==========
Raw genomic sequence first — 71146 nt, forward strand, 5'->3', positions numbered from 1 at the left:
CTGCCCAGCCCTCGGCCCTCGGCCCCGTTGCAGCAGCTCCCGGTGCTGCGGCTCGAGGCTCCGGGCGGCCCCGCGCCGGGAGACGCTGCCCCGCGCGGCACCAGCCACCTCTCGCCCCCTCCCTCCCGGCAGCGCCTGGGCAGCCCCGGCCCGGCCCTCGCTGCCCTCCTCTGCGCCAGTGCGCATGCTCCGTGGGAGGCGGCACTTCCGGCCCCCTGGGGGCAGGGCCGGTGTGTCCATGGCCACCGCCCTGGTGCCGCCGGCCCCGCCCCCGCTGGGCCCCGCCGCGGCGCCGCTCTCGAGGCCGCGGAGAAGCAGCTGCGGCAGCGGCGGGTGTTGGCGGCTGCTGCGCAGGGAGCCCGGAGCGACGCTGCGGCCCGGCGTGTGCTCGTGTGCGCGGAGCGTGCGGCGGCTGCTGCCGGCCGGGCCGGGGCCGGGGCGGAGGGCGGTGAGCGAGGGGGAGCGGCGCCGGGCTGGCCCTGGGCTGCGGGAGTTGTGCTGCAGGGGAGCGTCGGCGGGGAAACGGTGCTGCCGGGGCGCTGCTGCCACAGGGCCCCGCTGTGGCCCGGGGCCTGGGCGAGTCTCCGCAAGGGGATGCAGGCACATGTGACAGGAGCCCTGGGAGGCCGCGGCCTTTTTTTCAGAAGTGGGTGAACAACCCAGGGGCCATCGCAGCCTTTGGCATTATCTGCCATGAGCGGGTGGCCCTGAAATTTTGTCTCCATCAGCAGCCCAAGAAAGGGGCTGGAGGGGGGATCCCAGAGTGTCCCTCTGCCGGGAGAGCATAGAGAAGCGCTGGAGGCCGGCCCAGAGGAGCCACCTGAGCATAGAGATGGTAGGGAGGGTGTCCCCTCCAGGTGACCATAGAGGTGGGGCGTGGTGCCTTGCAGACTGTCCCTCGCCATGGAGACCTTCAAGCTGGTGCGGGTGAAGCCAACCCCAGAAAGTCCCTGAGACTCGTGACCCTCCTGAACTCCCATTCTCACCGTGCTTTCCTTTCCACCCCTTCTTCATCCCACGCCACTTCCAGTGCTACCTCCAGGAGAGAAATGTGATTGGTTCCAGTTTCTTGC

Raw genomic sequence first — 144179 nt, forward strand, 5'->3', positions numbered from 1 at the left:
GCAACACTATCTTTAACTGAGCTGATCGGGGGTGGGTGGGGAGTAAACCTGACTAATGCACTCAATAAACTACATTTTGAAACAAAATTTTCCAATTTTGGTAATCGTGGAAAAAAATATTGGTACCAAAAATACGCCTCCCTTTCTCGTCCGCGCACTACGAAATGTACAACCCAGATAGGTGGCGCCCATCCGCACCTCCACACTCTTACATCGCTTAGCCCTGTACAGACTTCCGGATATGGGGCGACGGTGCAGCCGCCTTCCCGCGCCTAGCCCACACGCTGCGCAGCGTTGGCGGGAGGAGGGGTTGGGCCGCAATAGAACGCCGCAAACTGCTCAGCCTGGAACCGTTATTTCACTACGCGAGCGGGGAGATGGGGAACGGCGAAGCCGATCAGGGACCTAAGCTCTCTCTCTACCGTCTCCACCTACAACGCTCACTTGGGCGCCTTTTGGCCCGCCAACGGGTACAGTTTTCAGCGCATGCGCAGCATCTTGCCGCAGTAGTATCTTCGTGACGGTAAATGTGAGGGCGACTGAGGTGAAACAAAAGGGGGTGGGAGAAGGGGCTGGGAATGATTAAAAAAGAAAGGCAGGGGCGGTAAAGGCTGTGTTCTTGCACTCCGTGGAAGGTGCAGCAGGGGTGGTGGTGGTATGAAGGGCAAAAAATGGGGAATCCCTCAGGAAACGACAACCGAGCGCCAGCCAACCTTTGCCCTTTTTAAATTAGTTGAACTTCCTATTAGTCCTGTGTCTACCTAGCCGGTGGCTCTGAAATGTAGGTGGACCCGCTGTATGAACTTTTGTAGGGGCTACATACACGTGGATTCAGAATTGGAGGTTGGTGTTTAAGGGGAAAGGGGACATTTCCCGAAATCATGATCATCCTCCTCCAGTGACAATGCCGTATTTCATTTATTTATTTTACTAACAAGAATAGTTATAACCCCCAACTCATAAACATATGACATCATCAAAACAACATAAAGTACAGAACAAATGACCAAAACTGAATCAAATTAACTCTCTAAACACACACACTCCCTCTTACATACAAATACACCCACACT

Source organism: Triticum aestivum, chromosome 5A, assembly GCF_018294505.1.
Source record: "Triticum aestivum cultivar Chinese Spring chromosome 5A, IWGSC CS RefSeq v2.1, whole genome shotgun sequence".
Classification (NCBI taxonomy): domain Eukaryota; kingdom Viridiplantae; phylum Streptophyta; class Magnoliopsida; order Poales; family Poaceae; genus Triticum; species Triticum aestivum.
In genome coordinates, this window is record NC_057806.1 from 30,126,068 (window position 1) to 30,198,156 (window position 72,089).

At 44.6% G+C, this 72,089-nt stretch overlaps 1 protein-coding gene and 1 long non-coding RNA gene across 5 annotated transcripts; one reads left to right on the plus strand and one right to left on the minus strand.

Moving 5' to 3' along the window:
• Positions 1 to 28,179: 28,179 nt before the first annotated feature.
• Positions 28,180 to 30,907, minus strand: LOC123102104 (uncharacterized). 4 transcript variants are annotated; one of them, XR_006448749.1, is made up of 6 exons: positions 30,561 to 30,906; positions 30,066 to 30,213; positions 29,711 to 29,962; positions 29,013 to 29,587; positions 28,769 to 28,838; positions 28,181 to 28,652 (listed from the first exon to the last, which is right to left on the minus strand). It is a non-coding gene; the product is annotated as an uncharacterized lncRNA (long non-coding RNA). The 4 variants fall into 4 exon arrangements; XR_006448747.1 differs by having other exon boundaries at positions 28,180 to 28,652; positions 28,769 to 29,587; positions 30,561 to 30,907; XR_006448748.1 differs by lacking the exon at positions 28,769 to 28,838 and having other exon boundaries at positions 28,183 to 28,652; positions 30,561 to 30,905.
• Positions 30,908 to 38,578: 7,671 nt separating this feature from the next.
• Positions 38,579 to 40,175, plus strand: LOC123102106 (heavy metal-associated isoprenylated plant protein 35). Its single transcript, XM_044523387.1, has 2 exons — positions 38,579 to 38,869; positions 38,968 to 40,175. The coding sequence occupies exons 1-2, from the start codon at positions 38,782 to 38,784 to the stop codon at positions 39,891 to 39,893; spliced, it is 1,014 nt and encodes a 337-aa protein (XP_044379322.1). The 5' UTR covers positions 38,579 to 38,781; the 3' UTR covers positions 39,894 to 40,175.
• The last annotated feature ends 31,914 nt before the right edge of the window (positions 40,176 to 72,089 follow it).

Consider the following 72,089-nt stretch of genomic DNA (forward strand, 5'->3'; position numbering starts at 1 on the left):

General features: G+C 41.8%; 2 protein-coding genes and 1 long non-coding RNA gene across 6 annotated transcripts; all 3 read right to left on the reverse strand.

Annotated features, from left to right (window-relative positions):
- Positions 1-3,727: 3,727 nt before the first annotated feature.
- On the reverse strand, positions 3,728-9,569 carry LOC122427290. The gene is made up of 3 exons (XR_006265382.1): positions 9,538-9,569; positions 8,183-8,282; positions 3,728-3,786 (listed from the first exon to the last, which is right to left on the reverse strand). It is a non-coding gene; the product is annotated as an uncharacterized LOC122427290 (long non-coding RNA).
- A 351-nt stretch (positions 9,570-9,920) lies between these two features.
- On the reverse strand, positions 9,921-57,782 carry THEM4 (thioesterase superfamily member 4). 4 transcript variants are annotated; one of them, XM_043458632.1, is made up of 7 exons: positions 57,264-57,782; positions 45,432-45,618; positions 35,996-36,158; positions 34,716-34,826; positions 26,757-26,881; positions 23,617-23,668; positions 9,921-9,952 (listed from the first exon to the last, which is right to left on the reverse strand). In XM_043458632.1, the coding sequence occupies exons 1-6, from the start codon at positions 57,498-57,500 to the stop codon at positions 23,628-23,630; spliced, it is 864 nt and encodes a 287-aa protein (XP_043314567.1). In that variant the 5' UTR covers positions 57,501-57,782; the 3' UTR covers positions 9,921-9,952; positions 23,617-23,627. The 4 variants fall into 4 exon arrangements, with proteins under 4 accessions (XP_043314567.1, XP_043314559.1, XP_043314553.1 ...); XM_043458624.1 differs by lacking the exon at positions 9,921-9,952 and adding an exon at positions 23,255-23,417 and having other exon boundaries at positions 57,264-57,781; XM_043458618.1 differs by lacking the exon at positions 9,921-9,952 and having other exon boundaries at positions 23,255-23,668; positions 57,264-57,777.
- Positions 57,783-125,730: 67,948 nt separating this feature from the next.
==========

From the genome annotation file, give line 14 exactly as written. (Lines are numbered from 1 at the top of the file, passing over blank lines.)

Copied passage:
• Positions 38,579 to 40,175, plus strand: LOC123102106 (heavy metal-associated isoprenylated plant protein 35). Its single transcript, XM_044523387.1, has 2 exons — positions 38,579 to 38,869; positions 38,968 to 40,175. The coding sequence occupies exons 1-2, from the start codon at positions 38,782 to 38,784 to the stop codon at positions 39,891 to 39,893; spliced, it is 1,014 nt and encodes a 337-aa protein (XP_044379322.1). The 5' UTR covers positions 38,579 to 38,781; the 3' UTR covers positions 39,894 to 40,175.